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Extending the model of Arabidopsis telomere length and composition across Brassicaceae.

Authors: Andrew D L AD. Nelson, Evan S ES. Forsythe, Xiangchao X. Gan, Miltos M. Tsiantis, Mark A MA. Beilstein
Published: 06/24/2014, Chromosome research : an international journal on the molecular, supramolecular and evolutionary aspects of chromosome biology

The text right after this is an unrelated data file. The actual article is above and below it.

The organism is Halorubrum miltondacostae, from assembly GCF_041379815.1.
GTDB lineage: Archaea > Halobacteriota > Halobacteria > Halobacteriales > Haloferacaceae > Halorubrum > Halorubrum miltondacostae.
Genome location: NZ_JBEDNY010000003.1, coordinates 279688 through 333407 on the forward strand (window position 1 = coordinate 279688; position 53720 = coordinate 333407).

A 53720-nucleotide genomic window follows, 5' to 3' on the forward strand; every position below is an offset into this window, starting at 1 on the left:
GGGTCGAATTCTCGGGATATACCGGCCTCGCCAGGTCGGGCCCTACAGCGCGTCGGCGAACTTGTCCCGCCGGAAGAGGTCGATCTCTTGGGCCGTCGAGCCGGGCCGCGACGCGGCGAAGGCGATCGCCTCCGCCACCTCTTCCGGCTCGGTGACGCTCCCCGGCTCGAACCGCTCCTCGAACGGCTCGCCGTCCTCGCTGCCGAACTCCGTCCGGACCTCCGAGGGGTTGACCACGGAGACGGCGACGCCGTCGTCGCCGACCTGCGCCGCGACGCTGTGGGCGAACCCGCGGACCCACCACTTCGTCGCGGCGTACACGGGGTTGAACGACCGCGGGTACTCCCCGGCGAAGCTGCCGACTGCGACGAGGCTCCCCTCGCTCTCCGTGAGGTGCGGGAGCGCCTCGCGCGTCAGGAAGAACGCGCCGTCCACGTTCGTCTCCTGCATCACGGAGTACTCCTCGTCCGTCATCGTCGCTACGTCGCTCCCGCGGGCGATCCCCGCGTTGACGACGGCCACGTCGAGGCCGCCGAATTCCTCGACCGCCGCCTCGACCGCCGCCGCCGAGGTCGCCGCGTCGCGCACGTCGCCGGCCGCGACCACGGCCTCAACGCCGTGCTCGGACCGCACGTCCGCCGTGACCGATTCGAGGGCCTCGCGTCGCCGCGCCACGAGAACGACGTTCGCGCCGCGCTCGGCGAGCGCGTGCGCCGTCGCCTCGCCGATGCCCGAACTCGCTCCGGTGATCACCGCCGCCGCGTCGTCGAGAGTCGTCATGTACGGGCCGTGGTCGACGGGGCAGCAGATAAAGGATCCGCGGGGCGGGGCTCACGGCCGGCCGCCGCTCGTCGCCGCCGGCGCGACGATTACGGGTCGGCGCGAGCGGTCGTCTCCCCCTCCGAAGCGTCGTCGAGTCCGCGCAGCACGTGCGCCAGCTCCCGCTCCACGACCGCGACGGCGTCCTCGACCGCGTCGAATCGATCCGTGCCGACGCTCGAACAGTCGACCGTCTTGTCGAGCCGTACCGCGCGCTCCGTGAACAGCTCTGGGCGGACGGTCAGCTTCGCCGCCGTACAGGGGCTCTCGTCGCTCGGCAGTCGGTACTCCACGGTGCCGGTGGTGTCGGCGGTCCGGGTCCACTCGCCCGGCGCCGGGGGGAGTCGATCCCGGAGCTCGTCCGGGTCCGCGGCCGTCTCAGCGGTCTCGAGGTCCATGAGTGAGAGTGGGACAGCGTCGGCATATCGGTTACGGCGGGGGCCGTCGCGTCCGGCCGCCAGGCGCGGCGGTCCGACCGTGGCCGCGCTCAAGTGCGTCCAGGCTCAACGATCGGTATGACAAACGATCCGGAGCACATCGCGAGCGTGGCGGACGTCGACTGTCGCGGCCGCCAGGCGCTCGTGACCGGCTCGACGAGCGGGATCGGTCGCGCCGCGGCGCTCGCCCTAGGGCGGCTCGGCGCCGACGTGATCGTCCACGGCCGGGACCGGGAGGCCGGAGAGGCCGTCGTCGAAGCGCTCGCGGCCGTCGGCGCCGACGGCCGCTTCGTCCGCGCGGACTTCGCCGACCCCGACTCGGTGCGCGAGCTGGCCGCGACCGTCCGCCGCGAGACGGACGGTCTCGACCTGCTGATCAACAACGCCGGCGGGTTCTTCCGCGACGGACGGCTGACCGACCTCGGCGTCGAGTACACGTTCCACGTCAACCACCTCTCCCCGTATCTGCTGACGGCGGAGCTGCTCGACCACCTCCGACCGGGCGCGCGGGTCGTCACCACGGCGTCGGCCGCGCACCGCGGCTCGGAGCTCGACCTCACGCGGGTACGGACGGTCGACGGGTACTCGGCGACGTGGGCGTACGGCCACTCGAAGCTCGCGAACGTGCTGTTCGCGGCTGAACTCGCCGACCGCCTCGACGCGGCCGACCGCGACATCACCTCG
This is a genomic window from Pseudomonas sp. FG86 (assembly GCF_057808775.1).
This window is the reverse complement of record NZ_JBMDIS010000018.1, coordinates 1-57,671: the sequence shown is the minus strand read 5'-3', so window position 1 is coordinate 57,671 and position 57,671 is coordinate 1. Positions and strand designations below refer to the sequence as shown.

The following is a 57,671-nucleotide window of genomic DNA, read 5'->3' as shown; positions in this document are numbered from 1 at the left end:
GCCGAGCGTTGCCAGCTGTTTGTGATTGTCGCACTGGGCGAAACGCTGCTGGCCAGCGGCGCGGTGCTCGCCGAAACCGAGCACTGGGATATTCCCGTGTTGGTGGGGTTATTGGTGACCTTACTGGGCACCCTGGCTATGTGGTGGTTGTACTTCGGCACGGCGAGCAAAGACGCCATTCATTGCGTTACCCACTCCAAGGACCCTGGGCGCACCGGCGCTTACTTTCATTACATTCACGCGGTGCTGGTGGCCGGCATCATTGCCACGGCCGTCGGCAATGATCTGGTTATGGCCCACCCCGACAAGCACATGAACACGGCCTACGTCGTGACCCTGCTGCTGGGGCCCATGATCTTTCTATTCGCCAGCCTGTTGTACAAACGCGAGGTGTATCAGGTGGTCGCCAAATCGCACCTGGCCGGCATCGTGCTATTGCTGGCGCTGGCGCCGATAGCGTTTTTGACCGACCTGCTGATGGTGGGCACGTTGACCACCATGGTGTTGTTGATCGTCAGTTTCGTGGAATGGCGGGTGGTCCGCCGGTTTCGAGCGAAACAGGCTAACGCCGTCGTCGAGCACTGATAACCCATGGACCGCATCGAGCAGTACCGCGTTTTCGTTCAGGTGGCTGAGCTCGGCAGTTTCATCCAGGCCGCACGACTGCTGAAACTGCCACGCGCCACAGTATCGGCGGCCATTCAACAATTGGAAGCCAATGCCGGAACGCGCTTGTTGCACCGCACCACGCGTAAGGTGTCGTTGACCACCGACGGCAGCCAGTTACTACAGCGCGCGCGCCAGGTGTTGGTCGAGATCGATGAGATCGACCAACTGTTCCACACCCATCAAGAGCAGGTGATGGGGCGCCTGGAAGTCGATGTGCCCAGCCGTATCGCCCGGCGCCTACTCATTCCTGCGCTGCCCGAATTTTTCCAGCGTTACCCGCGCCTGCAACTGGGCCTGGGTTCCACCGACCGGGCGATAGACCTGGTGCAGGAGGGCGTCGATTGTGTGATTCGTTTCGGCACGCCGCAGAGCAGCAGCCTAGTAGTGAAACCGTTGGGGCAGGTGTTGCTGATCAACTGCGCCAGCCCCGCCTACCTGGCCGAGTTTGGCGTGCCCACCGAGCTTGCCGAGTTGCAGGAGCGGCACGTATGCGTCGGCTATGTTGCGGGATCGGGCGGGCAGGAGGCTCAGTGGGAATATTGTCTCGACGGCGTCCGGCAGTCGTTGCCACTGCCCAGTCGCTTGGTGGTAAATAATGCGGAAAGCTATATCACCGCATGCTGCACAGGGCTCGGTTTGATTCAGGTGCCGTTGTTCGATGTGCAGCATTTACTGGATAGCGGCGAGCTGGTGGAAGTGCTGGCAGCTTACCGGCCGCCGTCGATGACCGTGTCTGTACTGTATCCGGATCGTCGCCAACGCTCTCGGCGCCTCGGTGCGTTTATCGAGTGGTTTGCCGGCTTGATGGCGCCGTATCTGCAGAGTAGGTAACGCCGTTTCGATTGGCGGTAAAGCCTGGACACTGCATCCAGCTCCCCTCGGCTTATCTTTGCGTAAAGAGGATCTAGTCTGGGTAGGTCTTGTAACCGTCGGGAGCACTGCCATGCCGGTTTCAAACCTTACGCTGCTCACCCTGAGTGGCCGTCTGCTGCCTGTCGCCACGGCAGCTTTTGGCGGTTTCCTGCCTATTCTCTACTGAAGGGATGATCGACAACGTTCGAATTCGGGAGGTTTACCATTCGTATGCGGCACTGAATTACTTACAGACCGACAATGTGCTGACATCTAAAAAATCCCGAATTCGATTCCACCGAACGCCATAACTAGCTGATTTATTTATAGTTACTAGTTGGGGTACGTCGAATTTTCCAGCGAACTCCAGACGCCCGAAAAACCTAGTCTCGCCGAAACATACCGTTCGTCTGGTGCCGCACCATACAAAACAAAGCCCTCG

Telomeres are repetitive TG-rich DNA elements essential for maintaining the stability of genomes and replicative capacity of cells in almost all eukaryotes. Most of what is known about telomeres in plants comes from the angiosperm Arabidopsis thaliana, which has become an important comparative model for telomere biology. Arabidopsis tolerates numerous insults to its genome, many of which are catastrophic or lethal in other eukaryotic systems such as yeast and vertebrates. Despite the importance of Arabidopsis in establishing a model for the structure and regulation of plant telomeres, only a handful of studies have used this information to assay components of telomeres from across land plants, or even among the closest relatives of Arabidopsis in the plant family Brassicaceae. Here, we determined how well Arabidopsis represents Brassicaceae by comparing multiple aspects of telomere biology in species that represent major clades in the family tree. Specifically, we determined the telomeric repeat sequence, measured bulk telomere length, and analyzed variation in telomere length on syntenic chromosome arms. In addition, we used a phylogenetic approach to infer the evolutionary history of putative telomere-binding proteins, CTC1, STN1, TEN1 (CST), telomere repeat-binding factor like (TRFL), and single Myb histone (SMH). Our analyses revealed conservation of the telomeric DNA repeat sequence, but considerable variation in telomere length among the sampled species, even in comparisons of syntenic chromosome arms. We also found that the single-stranded and double-stranded telomeric DNA-binding complexes CST and TRFL, respectively, differ in their pattern of gene duplication and loss. The TRFL and SMH gene families have undergone numerous duplication events, and these duplicate copies are often retained in the genome. In contrast, CST components occur as single-copy genes in all sampled genomes, even in species that experienced recent whole genome duplication events. Taken together, our results place the Arabidopsis model in the context of other species in Brassicaceae, making the family the best characterized plant group in regard to telomere architecture.

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